As local governments consider approval of real estate developments around the Tampa Bay area, decisions should be made based on facts and data, not hearsay and hyperbole.
Unfortunately, as our Anclote Harbor multifamily project goes through the approval process in Tarpon Springs, this hasn’t been the case. Our development company, a family-owned firm in business for 60-plus years, has seen a small, vocal group of opponents voice concerns that don’t show an understanding of our plan, ignoring that our project represents one of the best uses possible for development on the site.
We’ve heard everything from how our project will lead to scores of fatalities on U.S. 19 to how it will have an adverse effect on global warming, will lead to massive flooding, and will destroy the environment of the surrounding area. None of these statements is accurate.
The site has commercial zoning, giving the owner the right to build various uses including retail and office. In fact, a 400,000-square-foot office development and a 200,000-square-foot Super Wal-Mart were previously approved on the site. Morgan Group’s proposal for a multifamily use represents what’s called “down zoning,” with lower density than is allowed under current commercial zoning.
In addition to discussion about how the project would impact the site, much of the conversation about our application has focused on traffic concerns. First, we want the community to know that we would never put citizens’ lives in jeopardy.
Traffic studies show that our proposed multifamily development would create less than one-fifth the traffic of other types of commercial uses, like a retail center, would generate. The Anclote Harbor multifamily community would generate a number of daily trips roughly equivalent to that generated by one fast-food restaurant.
Also, the plan’s proposed traffic adjustments, which include a U-turn and deceleration lanes for entry into the site off U.S. 19, have been endorsed by the Florida Department of Transportation. All along U.S. 19, numerous developments have been built with similar access.
In addition to addressing worries about traffic, we have carefully responded to neighbors’ concerns about the potential environmental impact on the site, and have incorporated feedback into our project. Our plan would preserve and enhance 21 of the site’s 22 acres of wetlands, would plant over 6,000 trees, would preserve and protect the existing eagle nests, and would confine buildings and parking areas to only 12 of the site’s total 64 acres.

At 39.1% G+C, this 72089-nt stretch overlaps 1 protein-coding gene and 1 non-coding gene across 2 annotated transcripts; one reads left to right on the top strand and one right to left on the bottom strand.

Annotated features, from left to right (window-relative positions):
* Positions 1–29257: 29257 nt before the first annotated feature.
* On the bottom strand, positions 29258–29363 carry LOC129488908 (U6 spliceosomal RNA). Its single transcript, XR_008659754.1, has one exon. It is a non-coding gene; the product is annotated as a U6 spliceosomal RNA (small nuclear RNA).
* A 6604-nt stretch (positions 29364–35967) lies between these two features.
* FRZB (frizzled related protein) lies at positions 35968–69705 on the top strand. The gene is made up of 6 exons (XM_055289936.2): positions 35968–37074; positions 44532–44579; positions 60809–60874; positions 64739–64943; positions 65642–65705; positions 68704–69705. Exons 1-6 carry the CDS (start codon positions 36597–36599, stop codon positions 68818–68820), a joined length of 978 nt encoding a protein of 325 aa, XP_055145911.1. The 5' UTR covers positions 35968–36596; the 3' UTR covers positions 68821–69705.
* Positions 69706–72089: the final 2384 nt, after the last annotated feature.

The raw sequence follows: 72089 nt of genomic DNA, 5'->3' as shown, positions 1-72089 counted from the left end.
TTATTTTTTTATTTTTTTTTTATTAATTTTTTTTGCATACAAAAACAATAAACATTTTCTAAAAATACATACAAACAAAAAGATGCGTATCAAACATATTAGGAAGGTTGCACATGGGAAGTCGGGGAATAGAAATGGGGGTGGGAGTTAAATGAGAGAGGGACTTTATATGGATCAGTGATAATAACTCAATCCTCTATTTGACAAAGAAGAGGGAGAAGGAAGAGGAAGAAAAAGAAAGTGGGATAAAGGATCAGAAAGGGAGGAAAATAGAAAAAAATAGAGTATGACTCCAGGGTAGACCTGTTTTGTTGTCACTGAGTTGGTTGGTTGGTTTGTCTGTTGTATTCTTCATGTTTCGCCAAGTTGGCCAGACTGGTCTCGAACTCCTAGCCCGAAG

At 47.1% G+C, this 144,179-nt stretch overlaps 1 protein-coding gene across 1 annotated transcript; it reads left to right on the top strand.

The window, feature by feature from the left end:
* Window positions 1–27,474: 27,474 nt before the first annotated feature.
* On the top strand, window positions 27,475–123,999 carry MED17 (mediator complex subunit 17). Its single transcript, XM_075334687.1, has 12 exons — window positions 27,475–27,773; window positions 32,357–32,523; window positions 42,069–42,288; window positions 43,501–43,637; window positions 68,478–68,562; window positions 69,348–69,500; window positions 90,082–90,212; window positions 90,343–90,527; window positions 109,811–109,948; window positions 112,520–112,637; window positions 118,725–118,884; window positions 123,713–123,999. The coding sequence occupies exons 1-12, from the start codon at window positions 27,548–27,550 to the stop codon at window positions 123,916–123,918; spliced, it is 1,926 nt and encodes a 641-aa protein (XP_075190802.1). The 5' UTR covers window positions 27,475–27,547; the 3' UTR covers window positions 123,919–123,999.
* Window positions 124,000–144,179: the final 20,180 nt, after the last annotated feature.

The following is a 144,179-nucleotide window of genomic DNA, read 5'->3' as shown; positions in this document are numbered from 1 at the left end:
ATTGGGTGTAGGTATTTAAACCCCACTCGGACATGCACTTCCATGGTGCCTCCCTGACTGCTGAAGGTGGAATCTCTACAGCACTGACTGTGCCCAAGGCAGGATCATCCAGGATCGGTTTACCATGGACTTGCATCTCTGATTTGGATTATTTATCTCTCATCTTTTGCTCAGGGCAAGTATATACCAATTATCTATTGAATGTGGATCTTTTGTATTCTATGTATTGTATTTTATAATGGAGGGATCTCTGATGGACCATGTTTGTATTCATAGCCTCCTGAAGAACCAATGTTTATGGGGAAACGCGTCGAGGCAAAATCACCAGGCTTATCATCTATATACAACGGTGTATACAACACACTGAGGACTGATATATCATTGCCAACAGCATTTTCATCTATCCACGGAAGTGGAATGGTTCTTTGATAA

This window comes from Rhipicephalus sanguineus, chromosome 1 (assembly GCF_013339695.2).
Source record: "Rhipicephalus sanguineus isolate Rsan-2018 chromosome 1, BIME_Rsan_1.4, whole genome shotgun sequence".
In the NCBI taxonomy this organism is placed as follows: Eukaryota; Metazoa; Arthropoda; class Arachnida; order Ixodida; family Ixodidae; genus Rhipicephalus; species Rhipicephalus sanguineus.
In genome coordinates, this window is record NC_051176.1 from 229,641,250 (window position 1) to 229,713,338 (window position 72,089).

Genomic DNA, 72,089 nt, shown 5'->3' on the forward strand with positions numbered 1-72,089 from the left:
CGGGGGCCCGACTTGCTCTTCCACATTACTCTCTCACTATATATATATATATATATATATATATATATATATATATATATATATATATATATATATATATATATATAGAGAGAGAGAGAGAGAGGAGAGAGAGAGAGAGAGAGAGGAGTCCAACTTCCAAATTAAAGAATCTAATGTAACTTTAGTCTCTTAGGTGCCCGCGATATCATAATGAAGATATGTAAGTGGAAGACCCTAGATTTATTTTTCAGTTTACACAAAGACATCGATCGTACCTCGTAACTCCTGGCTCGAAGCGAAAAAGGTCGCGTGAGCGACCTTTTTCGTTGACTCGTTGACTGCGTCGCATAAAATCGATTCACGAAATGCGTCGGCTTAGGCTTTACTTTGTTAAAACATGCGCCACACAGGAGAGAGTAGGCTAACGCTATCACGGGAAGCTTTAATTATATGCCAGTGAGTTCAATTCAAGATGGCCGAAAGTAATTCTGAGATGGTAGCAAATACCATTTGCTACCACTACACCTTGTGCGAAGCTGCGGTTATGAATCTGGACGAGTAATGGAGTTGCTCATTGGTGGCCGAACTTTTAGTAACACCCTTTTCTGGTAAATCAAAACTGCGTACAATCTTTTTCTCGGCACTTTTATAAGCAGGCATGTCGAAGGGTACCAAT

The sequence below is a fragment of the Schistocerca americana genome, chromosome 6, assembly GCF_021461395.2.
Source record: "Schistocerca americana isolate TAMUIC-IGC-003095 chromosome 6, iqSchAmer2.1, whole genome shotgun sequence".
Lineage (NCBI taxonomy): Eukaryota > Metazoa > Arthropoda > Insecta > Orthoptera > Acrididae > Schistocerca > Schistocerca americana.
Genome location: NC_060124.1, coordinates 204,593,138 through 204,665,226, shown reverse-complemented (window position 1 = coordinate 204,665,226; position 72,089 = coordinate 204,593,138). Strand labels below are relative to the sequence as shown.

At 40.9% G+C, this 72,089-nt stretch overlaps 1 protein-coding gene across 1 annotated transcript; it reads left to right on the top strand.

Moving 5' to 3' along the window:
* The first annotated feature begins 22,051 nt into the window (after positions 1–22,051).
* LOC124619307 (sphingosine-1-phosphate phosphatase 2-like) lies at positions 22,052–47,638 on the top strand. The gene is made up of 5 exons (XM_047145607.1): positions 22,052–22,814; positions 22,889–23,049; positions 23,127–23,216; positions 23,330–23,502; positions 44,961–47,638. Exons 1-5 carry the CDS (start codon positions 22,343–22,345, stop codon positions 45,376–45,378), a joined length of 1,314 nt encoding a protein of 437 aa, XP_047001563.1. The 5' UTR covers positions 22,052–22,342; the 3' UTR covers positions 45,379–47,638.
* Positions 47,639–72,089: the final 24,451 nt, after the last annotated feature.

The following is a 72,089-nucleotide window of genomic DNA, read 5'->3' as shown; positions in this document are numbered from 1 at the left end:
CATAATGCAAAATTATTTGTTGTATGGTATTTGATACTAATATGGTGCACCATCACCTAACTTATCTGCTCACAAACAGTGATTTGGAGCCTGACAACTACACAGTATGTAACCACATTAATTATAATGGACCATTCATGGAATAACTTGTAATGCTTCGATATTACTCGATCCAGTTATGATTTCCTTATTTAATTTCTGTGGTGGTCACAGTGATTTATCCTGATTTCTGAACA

It’s important to note that the project is estimated to create more than $1.4 million in ad valorem taxes a year, $2.9 million in impact fees, and $8 million a year in new local spending for the city. We strongly believe this is the best use of the site for the community.
Spend your days with Hayes
Subscribe to our free Stephinitely newsletter
You’re all signed up!
Want more of our free, weekly newsletters in your inbox? Let’s get started.Explore all your options
It’s disappointing that the project’s opponents don’t want to work towards any sort of compromise or consider factual information as they form their opinions. Still, we have worked hard to incorporate community opinions into our plan, which would provide something much of north Pinellas County lacks — newer, luxury rental housing.
As the project moves to the Tarpon Springs City Commission, we ask that this application be considered with the understanding that many similar projects have been built along U.S. 19 without negative consequences and are assets to their respective communities. And we ask that the commissioners and the community consider the facts and the project’s positive impacts for Tarpon Springs, which would be significant.
Kamil Salame is a development partner with the Morgan Group, which is proposing the Anclote Harbor multifamily project in Tarpon Springs.